Monday, August 2, 2010

Meet Natsumi ... .and Me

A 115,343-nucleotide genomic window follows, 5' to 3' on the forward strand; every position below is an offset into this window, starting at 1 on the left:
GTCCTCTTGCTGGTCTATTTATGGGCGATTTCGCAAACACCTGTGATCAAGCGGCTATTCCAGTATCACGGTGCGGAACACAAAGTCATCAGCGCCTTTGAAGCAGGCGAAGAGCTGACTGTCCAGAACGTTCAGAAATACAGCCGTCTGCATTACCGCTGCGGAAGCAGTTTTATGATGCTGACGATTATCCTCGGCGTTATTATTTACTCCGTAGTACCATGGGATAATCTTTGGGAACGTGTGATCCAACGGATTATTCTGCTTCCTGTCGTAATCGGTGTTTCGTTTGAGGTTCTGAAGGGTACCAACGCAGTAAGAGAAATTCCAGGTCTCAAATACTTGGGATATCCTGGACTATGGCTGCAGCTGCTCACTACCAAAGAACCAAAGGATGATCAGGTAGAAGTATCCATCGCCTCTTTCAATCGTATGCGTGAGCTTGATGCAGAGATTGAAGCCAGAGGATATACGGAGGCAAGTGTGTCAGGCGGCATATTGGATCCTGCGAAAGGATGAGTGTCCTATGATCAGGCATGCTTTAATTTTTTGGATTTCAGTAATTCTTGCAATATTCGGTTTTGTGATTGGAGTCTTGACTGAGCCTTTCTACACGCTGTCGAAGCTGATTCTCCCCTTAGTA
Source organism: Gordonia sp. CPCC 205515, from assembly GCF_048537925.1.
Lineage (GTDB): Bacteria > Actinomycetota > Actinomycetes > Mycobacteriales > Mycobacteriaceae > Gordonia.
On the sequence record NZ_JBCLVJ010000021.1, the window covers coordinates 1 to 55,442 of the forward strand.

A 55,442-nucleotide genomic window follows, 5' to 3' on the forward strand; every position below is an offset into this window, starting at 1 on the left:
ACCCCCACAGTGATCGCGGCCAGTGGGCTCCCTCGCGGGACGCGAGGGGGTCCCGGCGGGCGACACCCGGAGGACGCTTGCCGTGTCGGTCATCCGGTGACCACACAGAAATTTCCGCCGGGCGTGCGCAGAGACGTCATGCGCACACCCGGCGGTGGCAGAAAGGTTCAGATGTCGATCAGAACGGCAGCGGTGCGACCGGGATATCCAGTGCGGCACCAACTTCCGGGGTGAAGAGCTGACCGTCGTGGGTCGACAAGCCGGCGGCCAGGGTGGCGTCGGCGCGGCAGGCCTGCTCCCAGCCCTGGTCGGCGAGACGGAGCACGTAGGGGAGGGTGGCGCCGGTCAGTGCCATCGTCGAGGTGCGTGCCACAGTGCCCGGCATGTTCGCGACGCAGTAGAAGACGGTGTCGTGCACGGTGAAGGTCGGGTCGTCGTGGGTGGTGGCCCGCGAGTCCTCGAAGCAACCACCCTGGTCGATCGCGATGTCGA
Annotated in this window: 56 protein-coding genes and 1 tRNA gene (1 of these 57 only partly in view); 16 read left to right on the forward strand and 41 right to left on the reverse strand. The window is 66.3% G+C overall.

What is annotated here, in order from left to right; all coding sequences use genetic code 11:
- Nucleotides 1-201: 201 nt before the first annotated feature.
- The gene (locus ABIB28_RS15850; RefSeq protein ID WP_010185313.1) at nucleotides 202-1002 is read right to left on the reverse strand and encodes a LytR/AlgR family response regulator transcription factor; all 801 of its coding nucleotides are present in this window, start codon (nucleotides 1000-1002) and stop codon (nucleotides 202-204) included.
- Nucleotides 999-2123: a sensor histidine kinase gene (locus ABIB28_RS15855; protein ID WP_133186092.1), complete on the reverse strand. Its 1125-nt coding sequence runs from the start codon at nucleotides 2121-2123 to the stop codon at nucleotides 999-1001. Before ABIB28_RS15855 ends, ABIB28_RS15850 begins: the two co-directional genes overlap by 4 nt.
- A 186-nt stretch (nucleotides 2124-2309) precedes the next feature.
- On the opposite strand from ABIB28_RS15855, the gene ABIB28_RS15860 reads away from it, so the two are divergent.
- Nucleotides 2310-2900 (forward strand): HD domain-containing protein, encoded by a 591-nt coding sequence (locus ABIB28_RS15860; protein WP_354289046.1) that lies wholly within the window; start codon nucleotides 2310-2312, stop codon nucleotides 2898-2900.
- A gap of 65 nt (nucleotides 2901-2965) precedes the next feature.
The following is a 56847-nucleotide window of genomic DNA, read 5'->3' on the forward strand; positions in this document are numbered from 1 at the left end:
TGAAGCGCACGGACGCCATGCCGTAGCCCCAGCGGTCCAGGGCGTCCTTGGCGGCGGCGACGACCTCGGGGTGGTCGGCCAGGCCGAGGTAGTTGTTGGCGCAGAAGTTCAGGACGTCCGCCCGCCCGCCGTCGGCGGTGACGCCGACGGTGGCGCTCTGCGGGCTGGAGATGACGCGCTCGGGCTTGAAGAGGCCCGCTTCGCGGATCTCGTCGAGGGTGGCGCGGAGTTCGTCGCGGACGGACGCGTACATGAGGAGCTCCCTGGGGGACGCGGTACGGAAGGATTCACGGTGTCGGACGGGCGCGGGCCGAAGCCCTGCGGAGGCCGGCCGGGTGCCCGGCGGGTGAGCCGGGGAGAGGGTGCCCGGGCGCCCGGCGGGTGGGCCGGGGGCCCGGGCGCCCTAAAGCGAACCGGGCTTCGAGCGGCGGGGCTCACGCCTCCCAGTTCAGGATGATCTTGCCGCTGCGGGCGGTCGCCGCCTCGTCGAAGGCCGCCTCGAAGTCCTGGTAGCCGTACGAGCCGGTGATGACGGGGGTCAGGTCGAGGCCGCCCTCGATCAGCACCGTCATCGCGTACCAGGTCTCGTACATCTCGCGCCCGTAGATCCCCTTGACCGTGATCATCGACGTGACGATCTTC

My name is Kim, I'm a single Mom with a 12 year old son.   We have been fostering with a dog rescue group here in St. Louis, MO for the past two years.       WOO - let me tell you, I had no idea what I was really signing up for that day.   It has become one of the most rewarding activities in my life, but also very emotional.    There are extreme ups and extreme downs, but at the end of the day if we can say we saved one life then it has to be worth it.   To top it off,  I've met some amazing friends ... both of the furry and human kind.     A friend of mine in the group, Tracy, told me I might want to think about starting a blog to help get my fosters adopted.      Our group specializes in older dogs, and I have a particular soft spot in my heart for the adult and senior dogs who end up in a pound.     They end up there all sorts of ways, unfortunately, one of the most frequent ways is that they've become inconvenient to the people who originally adopted them.    Pet ownership is like marriage - for better or for worse.   But considering the divorce rate in this country, maybe that's not the best analogy.  ha       It ought to be a lifelong commitment!!!!   But I digress ... Because of my soft spot I often end up fostering dogs that might not be the first choice when someone starts thinking about adopting a dog.      Right now I only have 1 foster that I consider highly adoptable - meaning I won't have him more than a few weeks.    I could be wrong, though, and tomorrow I might get a call or an email from someone who is willing to commit to a dog that really needs a happily ever after.    Right now, the foster I'm worried about finding a home for is Natsumi.    She is an adorable 6 year old apricot cockapoo.     She was turned into a local pound last Tuesday by the owners requesting she be put down the next day.    In our group, our contact for that particular pound sent out an SOS about her.   I couldn't turn down the request to save a dog that would be PTS (put to sleep) the very next day.     I got out to the pound as early as I could Wednesday morning to pick her up.    This poor girl was terrified - it took forever for myself and the animal control employee to get her.    She got out of her kennel and was running around both frightened and unsure of her surroundings.      I could tell right then that she had sight problems, but I wouldn't realize until later that she was totally blind.    This is the first blind foster I've had and I have to admit I had a very hard time the first few days I had her watching her as she kept bumping into everything in the house and yard.     As I've heard, though, it was just a matter of time before she mastered the lay of her new home and navigates her foster home with ease.      We have an appointment at an opthamologist this Thursday to determine if she has glaucoma.     I'm told if she has glaumcoma, it will be nearly impossible to find her a home.    I'm convinced someone will see her lovely and innocent face and make sure to give her a home to spend the rest of her days in.      If you're interested, shoot me an email at

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